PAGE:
Air chief marshal is a four-star air officer rank which originated in and continues to be used by the Royal Air Force, where it is the most senior peacetime air force rank. The rank is also used by the air forces of many countries that have historical British influence and it is sometimes used as the English translation of an equivalent rank in countries which have a non-British air force-specific rank structure.
Flight Lieutenant is a junior commissioned rank in air forces that use the Royal Air Force (RAF) system of ranks, especially in Commonwealth countries. It has a NATO rank code of OF-2. Flight lieutenant is abbreviated as Flt Lt in the Indian Air Force (IAF) and RAF, and as FLTLT in the Pakistan Air Force (PAF), Royal Australian Air Force (RAAF) and Royal New Zealand Air Force (RNZAF) and has sometimes also been abbreviated as F/L in many services; however, it has never been correctly abbreviated as "lieutenant". A flight lieutenant ranks above flying officer and below a squadron leader and is sometimes used as an English language translation of a similar rank in non-English-speaking countries.
Pilot officer is the lowest commissioned rank in the Royal Air Force and the air forces of many other Commonwealth countries. It ranks immediately below flying officer.
Ensign is a junior rank of a commissioned officer in the armed forces of some countries, normally in the infantry or navy. As the junior officer in an infantry regiment was traditionally the carrier of the ensign flag, the rank acquired the name. This rank has generally been replaced in army ranks by second lieutenant. Ensigns were generally the lowest ranking commissioned officer, except where the rank of subaltern existed. In contrast, the Arab rank of ensign, لواء, liwa', derives from the command of units with an ensign, not the carrier of such a unit's ensign, and is today the equivalent of a major general.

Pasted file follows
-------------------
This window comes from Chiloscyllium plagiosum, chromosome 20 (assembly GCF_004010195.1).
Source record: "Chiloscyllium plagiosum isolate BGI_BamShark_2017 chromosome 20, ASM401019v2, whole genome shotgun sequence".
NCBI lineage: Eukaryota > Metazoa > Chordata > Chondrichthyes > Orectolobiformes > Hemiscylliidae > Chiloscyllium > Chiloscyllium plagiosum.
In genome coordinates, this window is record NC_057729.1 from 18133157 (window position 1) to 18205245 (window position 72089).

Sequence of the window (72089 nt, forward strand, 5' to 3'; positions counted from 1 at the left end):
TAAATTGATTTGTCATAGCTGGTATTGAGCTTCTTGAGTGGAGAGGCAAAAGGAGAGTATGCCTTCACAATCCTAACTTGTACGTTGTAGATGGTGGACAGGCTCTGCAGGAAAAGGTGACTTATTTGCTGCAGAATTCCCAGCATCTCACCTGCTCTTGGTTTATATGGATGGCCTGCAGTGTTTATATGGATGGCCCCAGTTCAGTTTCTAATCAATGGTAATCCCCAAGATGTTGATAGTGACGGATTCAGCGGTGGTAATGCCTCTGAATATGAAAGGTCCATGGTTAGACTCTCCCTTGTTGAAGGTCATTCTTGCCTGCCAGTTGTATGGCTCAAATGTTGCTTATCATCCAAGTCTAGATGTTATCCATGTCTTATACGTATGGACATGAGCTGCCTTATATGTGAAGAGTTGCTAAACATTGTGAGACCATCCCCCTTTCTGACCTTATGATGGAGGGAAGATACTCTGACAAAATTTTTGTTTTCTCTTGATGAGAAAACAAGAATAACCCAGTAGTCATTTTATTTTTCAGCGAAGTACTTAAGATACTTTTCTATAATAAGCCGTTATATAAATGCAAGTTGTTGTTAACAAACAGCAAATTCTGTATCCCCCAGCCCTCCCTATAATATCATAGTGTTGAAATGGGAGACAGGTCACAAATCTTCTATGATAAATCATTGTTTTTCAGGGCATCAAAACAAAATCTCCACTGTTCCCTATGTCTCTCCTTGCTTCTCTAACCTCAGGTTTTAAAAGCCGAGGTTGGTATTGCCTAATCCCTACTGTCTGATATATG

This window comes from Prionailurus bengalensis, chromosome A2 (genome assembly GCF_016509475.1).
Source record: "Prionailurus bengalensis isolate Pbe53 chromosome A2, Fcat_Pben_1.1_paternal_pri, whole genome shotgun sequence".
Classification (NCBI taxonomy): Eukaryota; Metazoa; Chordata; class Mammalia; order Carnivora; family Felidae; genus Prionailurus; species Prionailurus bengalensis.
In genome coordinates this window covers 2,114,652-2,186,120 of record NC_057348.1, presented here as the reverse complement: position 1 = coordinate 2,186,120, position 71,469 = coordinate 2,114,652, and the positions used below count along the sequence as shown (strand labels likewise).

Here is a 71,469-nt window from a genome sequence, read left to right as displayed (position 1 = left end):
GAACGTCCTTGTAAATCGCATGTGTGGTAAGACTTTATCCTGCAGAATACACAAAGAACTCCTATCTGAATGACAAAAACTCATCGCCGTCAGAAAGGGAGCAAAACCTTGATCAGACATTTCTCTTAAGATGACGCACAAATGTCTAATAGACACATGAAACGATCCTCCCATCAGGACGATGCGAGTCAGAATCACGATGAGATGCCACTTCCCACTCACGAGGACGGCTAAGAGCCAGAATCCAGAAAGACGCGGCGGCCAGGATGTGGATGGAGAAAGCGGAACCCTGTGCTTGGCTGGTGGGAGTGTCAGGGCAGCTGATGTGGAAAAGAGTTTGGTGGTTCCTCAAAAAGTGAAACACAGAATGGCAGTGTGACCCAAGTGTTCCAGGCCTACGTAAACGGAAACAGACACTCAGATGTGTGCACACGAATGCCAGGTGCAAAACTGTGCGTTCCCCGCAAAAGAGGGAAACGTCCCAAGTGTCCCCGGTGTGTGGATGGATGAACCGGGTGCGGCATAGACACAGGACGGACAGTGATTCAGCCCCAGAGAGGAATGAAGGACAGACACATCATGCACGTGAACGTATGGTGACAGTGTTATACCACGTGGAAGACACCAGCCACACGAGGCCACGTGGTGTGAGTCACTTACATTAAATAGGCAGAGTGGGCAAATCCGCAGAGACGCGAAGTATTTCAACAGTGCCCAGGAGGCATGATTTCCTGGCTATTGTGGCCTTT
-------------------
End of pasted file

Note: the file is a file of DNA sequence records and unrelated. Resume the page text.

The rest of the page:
Acting pilot officer is the lowest commissioned grade in the Royal Air Force, being immediately junior to pilot officer. Unlike other RAF ranks which officers may hold in an acting capacity, acting pilot officer is maintained as a separate grade. It normally denotes an officer who has recently been commissioned and joined as a non-graduate direct entrant. Acting pilot officer is not an actual rank, and A/Plt Off's are later regraded to pilot officer, not promoted.
The officer ranks of the Royal Air Force, as they are today, were introduced in 1919. Prior to that Army ranks were used.
Major (Maj) is a military rank which is used by both the British Army and Royal Marines. The rank is superior to captain, and subordinate to lieutenant colonel. The insignia for a major is a crown. The equivalent rank in the Royal Navy is lieutenant commander, and squadron leader in the Royal Air Force.
Commandant is a military or police rank. In the French, Spanish, Irish and Monegasque armed forces it is a rank equivalent to major. In South Africa for most of the second half of the 20th century, commandant was a rank equivalent to lieutenant-colonel.
|NATO rank code||Student officer||OF-1||OF-2||OF-3||OF-4||OF-5|| OF-6|
|Royal Navy||O Cdt||Mid||SLt||Lt||Lt Cdr||Cdr||Capt||Cdre||RAdm||VAdm||Adm||Adm of the Fleet|
|Royal Marines||O Cdt||2Lt||Lt||Capt||Maj||Lt Col||Col||Brig||Maj-Gen||Lt-Gen||Gen||Capt-Gen|
|Army||O Cdt||2Lt||Lt||Capt||Maj||Lt Col||Col||Brig||Maj-Gen||Lt-Gen||Gen||Fd Mshl|
|Royal Air Force||Off Cdt / SO||APO / Plt Off||Fg Off||Flt Lt||Sqn Ldr||Wg Cdr||Gp Capt||Air Cdre||AVM||Air Mshl||Air Chf Mshl||Mshl of the RAF|